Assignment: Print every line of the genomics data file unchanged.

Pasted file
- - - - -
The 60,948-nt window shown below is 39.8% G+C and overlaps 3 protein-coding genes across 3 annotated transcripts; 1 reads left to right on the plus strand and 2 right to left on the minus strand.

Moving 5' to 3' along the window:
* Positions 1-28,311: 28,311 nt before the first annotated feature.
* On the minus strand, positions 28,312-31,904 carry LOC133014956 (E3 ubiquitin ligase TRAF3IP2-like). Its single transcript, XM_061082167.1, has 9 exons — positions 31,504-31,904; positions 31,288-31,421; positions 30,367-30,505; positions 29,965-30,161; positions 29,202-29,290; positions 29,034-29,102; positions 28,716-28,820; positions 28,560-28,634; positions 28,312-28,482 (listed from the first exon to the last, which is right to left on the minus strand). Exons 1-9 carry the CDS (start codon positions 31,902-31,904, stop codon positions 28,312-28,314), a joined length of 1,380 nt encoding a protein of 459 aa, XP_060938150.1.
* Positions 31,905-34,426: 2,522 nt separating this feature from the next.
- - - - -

The 60,948-nt window shown below is 39.8% G+C and overlaps 3 protein-coding genes across 3 annotated transcripts; 1 reads left to right on the plus strand and 2 right to left on the minus strand.

Moving 5' to 3' along the window:
* Positions 1-28,311: 28,311 nt before the first annotated feature.
* On the minus strand, positions 28,312-31,904 carry LOC133014956 (E3 ubiquitin ligase TRAF3IP2-like). Its single transcript, XM_061082167.1, has 9 exons — positions 31,504-31,904; positions 31,288-31,421; positions 30,367-30,505; positions 29,965-30,161; positions 29,202-29,290; positions 29,034-29,102; positions 28,716-28,820; positions 28,560-28,634; positions 28,312-28,482 (listed from the first exon to the last, which is right to left on the minus strand). Exons 1-9 carry the CDS (start codon positions 31,902-31,904, stop codon positions 28,312-28,314), a joined length of 1,380 nt encoding a protein of 459 aa, XP_060938150.1.
* Positions 31,905-34,426: 2,522 nt separating this feature from the next.